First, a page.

Understand the Claim of Executive Privilege in the Jan. 6. Inquiry

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A key issue yet untested. Donald Trump’s power as former president to keep information from his White House secret has become a central issue in the House’s investigation of the Jan. 6 Capitol riot. Amid a new lawsuit by Mr. Trump and a move to hold Stephen K. Bannon in contempt of Congress, here’s a breakdown of executive privilege:

What is executive privilege? It is a power claimed by presidents under the Constitution to prevent the other two branches of government from gaining access to certain internal executive branch information, especially confidential communications involving the president or among his top aides.

What is Trump’s claim? Former President Trump has filed a lawsuit seeking to block the disclosure of White House files related to his actions and communications surrounding the Jan. 6 Capitol riot. He argues that these matters must remain a secret as a matter of executive privilege.

Is Trump’s privilege claim valid? We probably won’t know for a long time, if ever. The constitutional line between a president’s secrecy powers and Congress’s investigative authority is hazy. Historically, such disputes have usually been resolved through compromise, not judicial rulings.

Is executive privilege an absolute power? No. Even a legitimate claim of executive privilege may not always prevail in court. During the Watergate scandal in 1974, the Supreme Court upheld an order requiring President Richard M. Nixon to turn over his Oval Office tapes.

May ex-presidents invoke executive privilege? Yes, but courts may view their claims with less deference than those of current presidents. In 1977, the Supreme Court said Nixon could make a claim of executive privilege even though he was out of office, though the court ultimately ruled against him in the case.

Is Steve Bannon covered by executive privilege? This is unclear. If any contempt finding against Mr. Bannon evolves into legal action, it would raise the novel legal question of whether or how far a claim of executive privilege may extend to communications between a president and an informal adviser outside of the government.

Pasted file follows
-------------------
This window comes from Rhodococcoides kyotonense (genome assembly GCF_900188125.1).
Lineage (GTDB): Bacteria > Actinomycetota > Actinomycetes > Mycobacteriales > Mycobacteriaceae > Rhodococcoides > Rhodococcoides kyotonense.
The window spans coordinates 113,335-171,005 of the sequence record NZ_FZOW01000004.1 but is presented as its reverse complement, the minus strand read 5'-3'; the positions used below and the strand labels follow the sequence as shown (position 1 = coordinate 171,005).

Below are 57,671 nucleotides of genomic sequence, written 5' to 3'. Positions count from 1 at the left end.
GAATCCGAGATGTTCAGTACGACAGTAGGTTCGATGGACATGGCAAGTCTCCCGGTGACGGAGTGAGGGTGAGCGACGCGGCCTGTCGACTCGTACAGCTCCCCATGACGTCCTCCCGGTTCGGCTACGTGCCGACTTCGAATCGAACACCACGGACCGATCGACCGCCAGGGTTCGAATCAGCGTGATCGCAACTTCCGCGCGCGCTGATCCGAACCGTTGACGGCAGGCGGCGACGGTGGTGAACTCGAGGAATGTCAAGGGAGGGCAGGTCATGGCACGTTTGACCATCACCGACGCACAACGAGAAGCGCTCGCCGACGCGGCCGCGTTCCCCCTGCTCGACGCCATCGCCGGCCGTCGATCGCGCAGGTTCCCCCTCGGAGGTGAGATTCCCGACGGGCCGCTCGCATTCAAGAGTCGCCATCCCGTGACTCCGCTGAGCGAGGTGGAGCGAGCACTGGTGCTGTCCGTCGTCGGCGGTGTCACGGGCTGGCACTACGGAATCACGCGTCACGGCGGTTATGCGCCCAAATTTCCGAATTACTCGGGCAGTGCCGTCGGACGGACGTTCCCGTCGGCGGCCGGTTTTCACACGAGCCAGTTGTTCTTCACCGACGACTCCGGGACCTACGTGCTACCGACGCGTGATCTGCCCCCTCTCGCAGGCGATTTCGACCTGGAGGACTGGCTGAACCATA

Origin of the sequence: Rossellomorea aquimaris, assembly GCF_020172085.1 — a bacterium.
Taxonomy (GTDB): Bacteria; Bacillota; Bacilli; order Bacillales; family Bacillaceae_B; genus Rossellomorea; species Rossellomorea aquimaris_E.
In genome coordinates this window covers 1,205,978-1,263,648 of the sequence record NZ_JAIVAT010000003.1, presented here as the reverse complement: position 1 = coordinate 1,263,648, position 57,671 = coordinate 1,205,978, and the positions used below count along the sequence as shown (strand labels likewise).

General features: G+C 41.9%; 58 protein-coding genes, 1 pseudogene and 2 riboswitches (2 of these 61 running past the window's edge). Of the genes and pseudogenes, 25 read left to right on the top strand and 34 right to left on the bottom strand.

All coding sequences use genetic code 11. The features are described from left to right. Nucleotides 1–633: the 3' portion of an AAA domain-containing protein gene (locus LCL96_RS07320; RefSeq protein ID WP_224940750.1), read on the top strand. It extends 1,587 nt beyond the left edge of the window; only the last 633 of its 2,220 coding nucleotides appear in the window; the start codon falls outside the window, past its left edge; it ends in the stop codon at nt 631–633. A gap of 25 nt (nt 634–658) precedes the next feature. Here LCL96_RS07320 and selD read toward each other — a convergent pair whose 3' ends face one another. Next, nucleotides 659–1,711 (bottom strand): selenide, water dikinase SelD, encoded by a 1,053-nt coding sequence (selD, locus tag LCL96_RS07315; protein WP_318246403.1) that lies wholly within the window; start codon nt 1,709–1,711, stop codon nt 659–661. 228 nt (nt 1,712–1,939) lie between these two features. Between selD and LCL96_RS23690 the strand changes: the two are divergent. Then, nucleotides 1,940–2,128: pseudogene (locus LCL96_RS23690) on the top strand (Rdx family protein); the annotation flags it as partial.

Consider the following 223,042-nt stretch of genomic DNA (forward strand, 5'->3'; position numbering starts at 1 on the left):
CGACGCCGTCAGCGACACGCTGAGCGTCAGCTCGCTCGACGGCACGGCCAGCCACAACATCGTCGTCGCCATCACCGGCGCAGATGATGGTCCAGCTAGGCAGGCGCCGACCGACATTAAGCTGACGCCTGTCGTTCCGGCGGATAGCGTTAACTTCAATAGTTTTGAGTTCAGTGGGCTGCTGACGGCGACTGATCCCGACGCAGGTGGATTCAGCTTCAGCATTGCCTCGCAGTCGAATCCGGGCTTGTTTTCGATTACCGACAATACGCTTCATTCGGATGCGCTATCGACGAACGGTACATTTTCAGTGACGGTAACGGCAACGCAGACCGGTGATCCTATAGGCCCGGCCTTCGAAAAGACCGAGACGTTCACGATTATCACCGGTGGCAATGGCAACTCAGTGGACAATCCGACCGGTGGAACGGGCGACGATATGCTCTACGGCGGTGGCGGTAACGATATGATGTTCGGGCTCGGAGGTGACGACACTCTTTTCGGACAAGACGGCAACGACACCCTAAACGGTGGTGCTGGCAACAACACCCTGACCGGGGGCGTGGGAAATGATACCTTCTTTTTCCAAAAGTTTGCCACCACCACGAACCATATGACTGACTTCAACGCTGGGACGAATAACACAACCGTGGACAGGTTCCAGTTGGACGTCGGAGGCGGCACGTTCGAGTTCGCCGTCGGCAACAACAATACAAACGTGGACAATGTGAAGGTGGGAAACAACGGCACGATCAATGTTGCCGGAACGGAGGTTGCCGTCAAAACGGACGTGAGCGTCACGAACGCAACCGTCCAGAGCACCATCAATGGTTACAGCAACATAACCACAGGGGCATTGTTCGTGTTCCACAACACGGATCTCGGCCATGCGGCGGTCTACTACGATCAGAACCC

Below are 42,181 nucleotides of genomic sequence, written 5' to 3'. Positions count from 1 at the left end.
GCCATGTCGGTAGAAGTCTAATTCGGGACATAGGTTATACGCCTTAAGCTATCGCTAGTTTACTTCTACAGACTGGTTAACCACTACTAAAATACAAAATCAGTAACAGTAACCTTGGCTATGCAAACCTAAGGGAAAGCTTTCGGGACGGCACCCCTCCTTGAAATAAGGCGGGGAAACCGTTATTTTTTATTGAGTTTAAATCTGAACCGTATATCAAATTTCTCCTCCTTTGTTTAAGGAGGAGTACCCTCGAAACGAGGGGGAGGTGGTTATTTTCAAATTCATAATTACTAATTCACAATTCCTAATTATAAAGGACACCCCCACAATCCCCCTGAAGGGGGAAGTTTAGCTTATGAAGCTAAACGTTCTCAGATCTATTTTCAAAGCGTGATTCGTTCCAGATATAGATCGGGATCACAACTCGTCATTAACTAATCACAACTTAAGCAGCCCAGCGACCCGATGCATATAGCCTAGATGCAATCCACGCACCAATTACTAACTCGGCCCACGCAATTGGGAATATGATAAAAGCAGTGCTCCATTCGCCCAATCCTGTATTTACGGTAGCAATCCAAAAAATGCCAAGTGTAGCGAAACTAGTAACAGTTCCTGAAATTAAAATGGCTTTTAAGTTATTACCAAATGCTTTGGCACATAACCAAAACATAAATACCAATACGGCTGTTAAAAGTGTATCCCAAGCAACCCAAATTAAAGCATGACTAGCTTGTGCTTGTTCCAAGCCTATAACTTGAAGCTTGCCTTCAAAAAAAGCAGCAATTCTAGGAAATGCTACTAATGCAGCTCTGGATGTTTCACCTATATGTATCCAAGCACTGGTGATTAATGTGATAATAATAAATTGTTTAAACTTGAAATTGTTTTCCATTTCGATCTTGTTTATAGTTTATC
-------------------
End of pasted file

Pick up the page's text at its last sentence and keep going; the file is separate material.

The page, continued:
What is contempt of Congress? It is a sanction imposed on people who defy congressional subpoenas. Congress can refer contempt citations to the Justice Department and ask for criminal charges. Mr. Bannon could be held in contempt if he refuses to comply with a subpoena that seeks documents and testimony.

The committee has demanded detailed records about Mr. Trump’s every movement and meeting on the day of the assault. The panel’s demands, sent to the National Archives and Records Administration, include material about any plans formed within the White House or other federal agencies to derail the Electoral College vote count by Congress.

“Plaintiff’s claims of executive privilege fail because the privilege is not absolute, and here it is outweighed by Congress’s compelling need for information about the extraordinary attack that occurred on the Capitol,” lawyers for the government wrote Saturday in response to Mr. Trump’s lawsuit. “The committee’s investigation into the Jan. 6 attack plainly embodies a legitimate legislative purpose.”

In a pair of letters this month to the National Archives, which is the custodian of White House papers from Mr. Trump’s tenure, Mr. Biden’s top White House lawyer, Dana Remus, made clear that the current president did not think a claim of executive privilege was legitimate under these circumstances.

Mr. Trump’s lawsuit names as defendants Mr. Thompson and David S. Ferriero, the head of the National Archives.